ABB, Ericsson and Swisscom showed visitors at the recent World Economic Forum 2020 in Davos, Switzerland, how the real-time communication capabilities of 5G can effectively control robots over long distances.
ABB demonstrated a YuMi collaborative robot could carving a message in a sandbox that was replicated at the same time by a second YuMi 1.5 km away.
This action was possible thanks to Swisscom’s 5G network equipped with Ericsson technology in real-time and was viewed on video screens at both locations.
“5G wireless technologies make it easier to connect robots to the cloud and factory automation systems, enabling faster access to more data and better decision-making based on insights which will help improve efficiency and reliability through the entire production cycle,” said President of ABB’s Robotics and Discrete Automation business, Sami Atiya.
“As we replace traditional wire set-ups with 5G mobile networks, we can significantly increase flexibility in manufacturing.”
Swisscom Chief Executive, Urs Schaeppi said: "The joint demo uses our live 5G network in Davos to give a glimpse of the capabilities and various possibilities of 5G for manufacturing and robotics. The time is now to step into 5G.”
This technology paves the way for the highest flexibility for machines on the factory floor. Utilising 5G networks, the deployment and operations of large fleets of autonomous machines and robots will become a reality.
A significant benefit from 5G in industrial environments is that instead of a single control/single purpose operating approach, multi-machines can be controlled by one central resource, reducing the cost of managing and maintaining OT as well as IT systems, on a global basis.
Collaboration and partnerships
ABB and Ericsson’s multi-year technical collaboration has enabled the development of the fundamental technologies needed to connect machines via a 5G mobile.
“5G technology partnerships across business, government and society are key to developing the digital economy. By embracing and enabling such partnerships, new digital opportunities can be realized to benefit the global economy, national economies, and businesses of all sizes,” said Börje Ekholm, President and CEO, Ericsson.
ABB Chief Executive and Chairman, Peter Voser, added: “ABB will continue to drive the digital transformation of industries by investing in developing innovative solutions and products. Our partnership with Ericsson and Swisscom helps us to seize the full potential of 5G for industrial manufacturing.”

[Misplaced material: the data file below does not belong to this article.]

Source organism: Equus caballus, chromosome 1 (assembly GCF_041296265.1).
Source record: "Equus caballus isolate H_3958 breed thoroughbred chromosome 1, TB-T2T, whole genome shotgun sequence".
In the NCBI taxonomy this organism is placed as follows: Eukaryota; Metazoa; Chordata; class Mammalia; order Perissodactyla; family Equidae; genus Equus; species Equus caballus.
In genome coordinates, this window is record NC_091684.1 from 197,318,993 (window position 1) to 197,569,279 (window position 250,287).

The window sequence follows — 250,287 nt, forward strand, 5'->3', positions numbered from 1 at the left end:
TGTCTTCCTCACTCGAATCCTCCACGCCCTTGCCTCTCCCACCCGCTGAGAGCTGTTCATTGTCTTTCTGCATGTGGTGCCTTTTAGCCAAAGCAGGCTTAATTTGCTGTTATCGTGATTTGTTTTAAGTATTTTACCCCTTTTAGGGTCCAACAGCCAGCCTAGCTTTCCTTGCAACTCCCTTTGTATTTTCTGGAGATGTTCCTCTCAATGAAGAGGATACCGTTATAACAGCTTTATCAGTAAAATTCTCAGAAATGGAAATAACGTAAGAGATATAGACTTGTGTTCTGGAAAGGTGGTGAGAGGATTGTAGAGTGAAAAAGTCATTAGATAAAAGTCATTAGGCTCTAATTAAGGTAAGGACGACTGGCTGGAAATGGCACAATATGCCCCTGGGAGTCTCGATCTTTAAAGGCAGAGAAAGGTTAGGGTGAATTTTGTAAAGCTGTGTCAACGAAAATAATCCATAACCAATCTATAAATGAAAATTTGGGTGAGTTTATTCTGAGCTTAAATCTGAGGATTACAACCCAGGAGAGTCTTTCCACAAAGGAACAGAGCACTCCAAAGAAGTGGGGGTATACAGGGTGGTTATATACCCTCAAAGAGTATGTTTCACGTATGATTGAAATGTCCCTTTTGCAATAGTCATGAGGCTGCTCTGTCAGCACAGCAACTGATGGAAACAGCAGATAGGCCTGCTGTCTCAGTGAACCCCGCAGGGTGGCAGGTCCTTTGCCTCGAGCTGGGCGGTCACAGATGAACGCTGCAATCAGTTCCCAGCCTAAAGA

5G technology in Australia
5G is already available in Australia, in selected areas of major cities. More widespread deployment of this technology is expected in 2020.
5G will enable robots to be controlled wirelessly rather than through wired communication links, meaning they will not need to take up data storage resources on the cloud and can be controlled in real-time.
The technology is still in its infancy, but quickly catching up. Telstra has bought 5G coverage to 25 cities across Australia as part of its $3.8 billion investment in its mobile network over the three years to June 2020.
It aims to be the global leader in the roll of out of 5G coverage and is the first company to offer 5G to Australians. Telstra recognises the widespread benefits 5G will have for industries, including agriculture, logistics and manufacturing.
In December 2019, Telstra announced the switch on of 5G coverage in Dubbo, NSW.
“Dubbo sits at the centre of a road network that connects our major metro cities. It is built on industries – transport, logistics, agriculture, manufacturing – that will all benefit greatly from our 5G rollout,” said Telstra Chief Executive, Andrew Penn.
“In transport and logistics, 5G will mean systems that can be managed and synchronised to the real-time movement of vehicles and passengers, he said.
“In agriculture, 5G will mean sensors that can gather geographically-precise data in real-time to better monitor livestock and crops based on exact and local weather patterns, soil moisture and nutrients.
“In manufacturing, 5G and artificial intelligence will mean automation and robotics to perform repetitive tasks and drive new efficiencies and productivity.
“And elsewhere, 5G will mean drones that could be used for deliveries, searches, rescues or to provide high quality live video for news or surveillance.”